By Tim McLaughlin
BOSTON (Reuters) – Puerto Rico’s troubled electric utility on Wednesday asked a U.S. appeals court for an alternative to restructure some $9 billion in debt, saying it would otherwise be at the mercy of U.S. bond funds.
The Puerto Rico Electric Power Authority (PREPA) is seeking to reverse a federal judge’s decision in February that blocked the utility’s bid to restructure its debt under court supervision, much like in a bankruptcy case. The legal battle moved on Wednesday to Boston where lawyers for both sides argued for more than an hour before the U.S. Court of Appeals for the First Circuit.
The Puerto Rico Public Corporation Debt Enforcement and Recovery Act, passed last year, was supposed to give PREPA some breathing room as it slipped into financial crisis. But OppenheimerFunds, a unit of insurer MassMutual Financial Group and Franklin Templeton, immediately sued the utility and argued that the recovery act violates the U.S. Constitution.
The value of PREPA’s long-dated bonds dropped about 15 percent as investors feared the Recovery Act would prevent them for getting full payment of principal and interest. Municipal bond funds run by OppenheimerFunds and Franklin Templeton were hit particularly hard, as they were among the largest investors in the PREPA debt.
But as PREPA lawyer Lewis Liman, of Cleary Gottlieb Steen & Hamilton LLP in New York, put it to the appeals court, the absence of restructuring alternatives is “a euphemism for a stick up, a euphemism for pay me or else.”
PREPA is largely the only source of electricity for Puerto Rico, which is battling a dwindling population and the exodus of its businesses. PREPA’s electric rates, meanwhile, are about two times higher than what mainland U.S. utilities charge, leaving PREPA no room to boost revenue.
“There’s just not a pot of money there to raise rates,” Liman said.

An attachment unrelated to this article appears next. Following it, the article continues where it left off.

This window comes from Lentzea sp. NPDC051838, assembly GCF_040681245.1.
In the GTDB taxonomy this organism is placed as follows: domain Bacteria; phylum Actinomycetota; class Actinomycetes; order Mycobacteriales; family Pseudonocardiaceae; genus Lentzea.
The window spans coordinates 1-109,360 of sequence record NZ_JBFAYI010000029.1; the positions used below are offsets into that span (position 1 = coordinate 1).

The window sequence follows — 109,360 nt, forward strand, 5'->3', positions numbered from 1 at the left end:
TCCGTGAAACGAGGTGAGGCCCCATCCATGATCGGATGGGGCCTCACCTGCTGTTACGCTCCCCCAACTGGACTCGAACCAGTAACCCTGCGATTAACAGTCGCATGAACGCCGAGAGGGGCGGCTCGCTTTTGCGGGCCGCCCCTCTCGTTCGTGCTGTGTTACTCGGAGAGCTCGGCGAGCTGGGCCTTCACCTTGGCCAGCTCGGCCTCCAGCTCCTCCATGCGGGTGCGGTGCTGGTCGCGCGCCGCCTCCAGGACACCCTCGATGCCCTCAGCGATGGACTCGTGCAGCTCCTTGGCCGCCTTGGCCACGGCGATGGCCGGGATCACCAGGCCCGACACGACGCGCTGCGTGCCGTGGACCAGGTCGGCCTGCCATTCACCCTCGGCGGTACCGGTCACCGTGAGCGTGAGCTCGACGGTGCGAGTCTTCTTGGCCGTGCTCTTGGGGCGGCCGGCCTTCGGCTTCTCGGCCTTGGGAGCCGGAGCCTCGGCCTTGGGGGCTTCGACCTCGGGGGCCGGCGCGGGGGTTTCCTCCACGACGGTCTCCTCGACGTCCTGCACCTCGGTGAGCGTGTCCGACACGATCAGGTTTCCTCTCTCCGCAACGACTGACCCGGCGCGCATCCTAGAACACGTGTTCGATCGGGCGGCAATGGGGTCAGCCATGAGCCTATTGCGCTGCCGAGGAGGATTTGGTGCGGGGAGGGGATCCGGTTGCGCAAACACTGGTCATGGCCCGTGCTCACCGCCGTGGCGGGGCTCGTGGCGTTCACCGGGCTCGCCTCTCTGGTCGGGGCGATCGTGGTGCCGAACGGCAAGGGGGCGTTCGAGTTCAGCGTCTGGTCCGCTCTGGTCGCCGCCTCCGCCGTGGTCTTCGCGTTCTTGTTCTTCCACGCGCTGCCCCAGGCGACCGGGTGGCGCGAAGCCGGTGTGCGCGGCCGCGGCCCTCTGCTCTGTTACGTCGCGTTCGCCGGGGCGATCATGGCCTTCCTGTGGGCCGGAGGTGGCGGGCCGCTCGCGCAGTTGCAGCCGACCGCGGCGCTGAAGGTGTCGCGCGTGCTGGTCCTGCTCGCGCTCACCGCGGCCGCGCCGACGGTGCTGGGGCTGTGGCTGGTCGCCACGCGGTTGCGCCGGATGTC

Lawyers representing the interests of the U.S. funds and the insurance companies that back municipal bonds argued that Puerto Rico’s recovery act would undercut the rights of bondholders. Matthew McGill, a lawyer for BlueMountain Capital Management, said Congress passed Section 903(1) of the Bankruptcy Code to prevent states and territories such as Puerto Rico from passing their own bankruptcy laws.
“Congress’ intention was not to give them carte blanche,” McGill told the court. Uniformity, lawyers for investors argue, is essential for the smooth operation of the $3.7 trillion municipal bond market.
Martin Bienenstock, a lawyer for the Government Development Bank for Puerto Rico, said that Congress has affirmed Puerto Rico’s constitution, which allows it to use police powers in a time of crisis.
Bienenstock said those police powers can be used to deal with an economic crisis, too.
The appeals court did not make a ruling in the case, giving no indication of when a decision might be made.
“It’s a very important case and we will work very hard on it,” Chief Judge Sandra Lynch said.
The First Circuit includes the Districts of Maine, Massachusetts, New Hampshire, Puerto Rico and Rhode Island
(Reporting by Tim McLaughlin; Editing by Diane Craft)